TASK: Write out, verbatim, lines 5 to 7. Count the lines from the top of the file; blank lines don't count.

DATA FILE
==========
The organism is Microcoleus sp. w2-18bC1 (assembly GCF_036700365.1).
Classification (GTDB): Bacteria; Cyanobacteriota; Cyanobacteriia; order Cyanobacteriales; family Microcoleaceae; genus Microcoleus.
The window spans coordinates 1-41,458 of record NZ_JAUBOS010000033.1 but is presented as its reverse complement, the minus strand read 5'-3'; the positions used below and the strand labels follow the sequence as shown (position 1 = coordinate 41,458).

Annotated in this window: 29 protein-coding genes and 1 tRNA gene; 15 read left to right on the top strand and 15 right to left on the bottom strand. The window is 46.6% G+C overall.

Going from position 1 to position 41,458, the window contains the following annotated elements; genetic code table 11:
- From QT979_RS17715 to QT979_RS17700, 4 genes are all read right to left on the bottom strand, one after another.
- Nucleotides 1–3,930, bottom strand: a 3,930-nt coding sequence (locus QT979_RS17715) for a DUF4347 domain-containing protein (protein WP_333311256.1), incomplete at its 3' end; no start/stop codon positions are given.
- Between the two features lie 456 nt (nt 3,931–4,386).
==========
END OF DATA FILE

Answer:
Going from position 1 to position 41,458, the window contains the following annotated elements; genetic code table 11:
- From QT979_RS17715 to QT979_RS17700, 4 genes are all read right to left on the bottom strand, one after another.
- Nucleotides 1–3,930, bottom strand: a 3,930-nt coding sequence (locus QT979_RS17715) for a DUF4347 domain-containing protein (protein WP_333311256.1), incomplete at its 3' end; no start/stop codon positions are given.